Willy Rodriguez, the musical director of the Tito Puente Jr. Orchestra, credits salsa for saving his life. Now, Rodriguez tells Refinery29’s Janna A. Zinz, he wants to return the favor: He has co-founded the International Salsa Museum, which he hopes will help preserve the genre’s history.
“A lot of our salsa legends are fading away: We lost Johnny Pacheco, we lost Celia Cruz, we lost Tito Puente,” Rodriguez told Curbed’s Valeria Ricciulli in 2021. “It’s up to our generation to keep the music alive. We really want to push this culture forward. We don’t want this genre to fade away.”
Cruz’s and Puente’s estates have lent their support to the project, as have other “legendary salsa musicians including La India, elders like ‘The Mambo King’ Eddie Torres Sr., choreographers, dancers and music industry professionals,” reports Refinery29.
Salsa is “deeply embedded in our DNA as Latinos and as African Americans,” says Rodriguez to NPR’s Leila Fadel and A. Martínez. He cites the genre’s origins in percussive African rhythms, which traveled across the Atlantic into the Caribbean, then to New York via West Indian migrants.
“If we don't preserve this,” he adds, “we're definitely going to lose the essence of where this music came from.”
Rodriguez, along with co-founders Manny Tavarez and Ilialis Reyes, wants to find a permanent home for the museum in the Bronx. The borough is where salsa was popularized in the United States, earning it the nickname “El Condado de la Salsa,” or “The Borough of Salsa.” The choice in location would also provide a dependable place to experience music and the arts in an often overlooked community, says Janice Torres, a museum board member, to NPR’s Shelby Hawkins.
The founders have their eye on a former military facility called Kingsbridge Armory. The large building would be spacious enough for a theater, an exhibition space, a recording studio and a restaurant, as well as rooms for educational programming for Bronx residents, reports Curbed. The group tells NPR that a permanent space is likely more than five years out.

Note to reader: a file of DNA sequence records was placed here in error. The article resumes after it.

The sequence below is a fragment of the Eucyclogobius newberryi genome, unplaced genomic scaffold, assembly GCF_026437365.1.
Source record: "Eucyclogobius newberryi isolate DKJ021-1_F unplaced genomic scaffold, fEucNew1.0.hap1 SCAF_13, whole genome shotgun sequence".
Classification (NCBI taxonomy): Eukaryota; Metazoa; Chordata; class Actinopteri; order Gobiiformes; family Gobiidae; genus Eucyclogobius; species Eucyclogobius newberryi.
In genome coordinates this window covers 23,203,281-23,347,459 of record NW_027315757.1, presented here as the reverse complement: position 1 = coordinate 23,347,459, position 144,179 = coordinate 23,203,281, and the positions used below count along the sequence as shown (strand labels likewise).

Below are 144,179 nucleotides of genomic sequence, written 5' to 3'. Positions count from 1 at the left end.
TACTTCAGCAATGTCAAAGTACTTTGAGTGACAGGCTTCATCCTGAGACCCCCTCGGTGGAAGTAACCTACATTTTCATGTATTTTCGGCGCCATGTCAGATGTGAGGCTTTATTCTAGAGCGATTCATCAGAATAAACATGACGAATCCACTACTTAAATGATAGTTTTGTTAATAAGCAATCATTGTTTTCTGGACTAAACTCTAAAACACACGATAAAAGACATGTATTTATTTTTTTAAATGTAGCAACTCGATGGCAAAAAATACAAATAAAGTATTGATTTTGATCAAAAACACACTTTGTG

Even without a brick-and-mortar home, the museum has a full itinerary planned. In April, it announced it would host a year of immersive programming including scholarships, digital experiences and in-person events, with a celebration of the 100th birthday of Latin music icon Tito Puente, per Caribbean Life’s Nelson A. King. Partnering with the New York International Salsa Congress, the museum held its first pop-up event last year, according to NPR. It will host another event this Labor Day weekend.
“Whenever we do a pop-up, we cry because we just did something for our ancestors and elders. We can’t leave it up to another institution,” Janice Torres tells Refinery29. “Who’s gonna have that passion—it’s us. We are cultural stewards of this early Latin music, and we want others to love it and protect it as much as we do.”